The P/E of 15 of course assumes an increase in interest rates, which translates into lower P/E ratios for large-cap common stocks. A 7% annual increase in earnings per share is slightly lower than forecasts, but it is more conservative, given the competitive nature of the confectionery industry, exposure to commodities on the cost side etc. I essentially came up with the estimates by averaging out the various possibilities times the expected probability of event occurring.

Therefore, we saw that in the first decade, even the best dividend compounder might not be worth purchasing at overvalued prices.

However, if the company keeps growing earnings per share at the same rate of 7%/year for the next 10 years, the picture is somewhat mitigated. By 2034, the company could earn $15.77/share, and be paying $7.88/share in annual dividend income. Using a P/E of 15, the stock price translates to $236/share. In addition, between 2015 and 2034 the company would have generated $89.33/share in dividend income to the shareholder. This translates in over $325 worth of money at the end of the 20 year period. If the dividend is reinvested at 20 times earnings, the investor in 2034 is left with 1.50 shares for every share invested in February 2015. The total worth is approximate $355. You could see that even if a high initial price, the consistent growth, and even with reinvesting dividend at an inflated price, the investor came out ahead and still realized a good return.

This is why Warren Buffett says that "It's far better to buy a wonderful company at a fair price than a fair company at a wonderful price." A great compounder will produce best results if left uninterrupted for a couple of decades. Even if the original price is a little too high, it will deliver good returns on investment. Of course, given the fact that we have limited investment timeframes, it is not efficient to waste the first decade of the compounding process, and only hoping that the subsequent decade afterwards bails you out. I assume your investment timeframe is 30 years. In reality, my investment timeframe is hopefully 40 – 50 years.

Very often, the price returns generated from companies comes unexpectedly. This is why I believe it is important to just sit tight, and do nothing for as long as possible, even if companies you own experience temporary setbacks. It would have been very difficult for an investor to hold for a long ten years, while generating a meager 42% in total returns. This is because patience usually would run out, and they would start questioning themselves and their strategy. If they sold after year 10, they would have missed out on most of the gains. This is why it is important to purchase shares only at valuations that make sense, and to avoid overpaying for companies. It is also important to not just look at the stock price, and not avoid the folly that you will be selling off assets to live in retirement. By selling off assets in retirement, you are exposing yourself to sequence of return risk. Sequence of return risk is the risk that volatility in year to year stock returns could result in you running out of money in retirement. I do not know about you, but I would like to reduce the risk of outliving my money in retirement.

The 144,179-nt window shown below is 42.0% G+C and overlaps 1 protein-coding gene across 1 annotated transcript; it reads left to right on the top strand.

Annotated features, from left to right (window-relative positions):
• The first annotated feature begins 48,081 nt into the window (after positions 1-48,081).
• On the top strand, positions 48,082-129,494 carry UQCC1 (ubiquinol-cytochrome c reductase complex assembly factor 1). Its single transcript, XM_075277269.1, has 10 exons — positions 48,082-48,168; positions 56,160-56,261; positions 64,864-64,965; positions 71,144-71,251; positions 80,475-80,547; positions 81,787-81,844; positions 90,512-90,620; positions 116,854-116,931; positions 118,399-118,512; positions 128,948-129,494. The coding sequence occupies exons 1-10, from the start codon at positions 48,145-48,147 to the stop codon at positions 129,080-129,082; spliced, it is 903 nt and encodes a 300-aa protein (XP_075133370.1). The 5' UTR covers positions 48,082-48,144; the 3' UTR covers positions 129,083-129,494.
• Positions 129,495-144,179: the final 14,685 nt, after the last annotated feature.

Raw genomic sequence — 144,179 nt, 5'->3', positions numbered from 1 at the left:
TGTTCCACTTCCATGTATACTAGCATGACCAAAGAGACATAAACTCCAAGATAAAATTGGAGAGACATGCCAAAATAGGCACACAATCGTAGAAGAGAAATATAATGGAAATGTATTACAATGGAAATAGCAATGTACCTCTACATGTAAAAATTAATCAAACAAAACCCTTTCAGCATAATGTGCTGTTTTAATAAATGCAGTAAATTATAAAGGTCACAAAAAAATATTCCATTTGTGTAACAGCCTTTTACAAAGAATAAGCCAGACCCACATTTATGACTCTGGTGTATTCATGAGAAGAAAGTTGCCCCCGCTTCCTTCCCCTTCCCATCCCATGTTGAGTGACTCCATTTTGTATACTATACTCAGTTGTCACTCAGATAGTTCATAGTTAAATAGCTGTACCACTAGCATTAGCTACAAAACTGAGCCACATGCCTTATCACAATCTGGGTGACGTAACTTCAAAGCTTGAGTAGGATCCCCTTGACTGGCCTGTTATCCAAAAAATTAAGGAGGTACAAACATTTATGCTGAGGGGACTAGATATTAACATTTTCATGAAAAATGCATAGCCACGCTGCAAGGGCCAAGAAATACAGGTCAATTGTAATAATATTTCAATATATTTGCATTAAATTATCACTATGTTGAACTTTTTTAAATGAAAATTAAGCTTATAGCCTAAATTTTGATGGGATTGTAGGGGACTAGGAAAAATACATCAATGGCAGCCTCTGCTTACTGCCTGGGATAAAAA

This is why I focus so much on the growing dividend income stream. If I can live off the dividend income stream, I am much less likely to panic if the other stock market participants disagree that the company’s shares should be worth more. I view relying on stock prices alone, and selling off chunks of your portfolio, to be very risky. This is because stock prices are unpredictable – it could easily be feast or famine for the investor who sells off shares to pay for their retirement expenses. Dividends on the other hand provide always a positive return on investment, which is realized in cash, is more stable, and cannot be taken away from you. Even the study behind the current 4% rule, covered a time period when stock dividend yields were closer to 4% (1926 - 1993). Hence, I have a much higher confidence in the ability of a dividend portfolio to generate the necessary dividend income over time, than the ability to correctly guess stock prices and sell off shares to live during my golden years. Having a diversified portfolio of quality dividend growth stocks, purchased at attractive valuations, will mitigate the risk of outliving my money in retirement.

Full Disclosure: Long PEP and MKC

Relevant Articles:

How to never run out of money in retirement
Six Quality Dividend Companies For Long Term Investors
Dividend income is more stable than capital gains
Dividend investing timeframes- what's your holding period?
Why I am a dividend growth investor?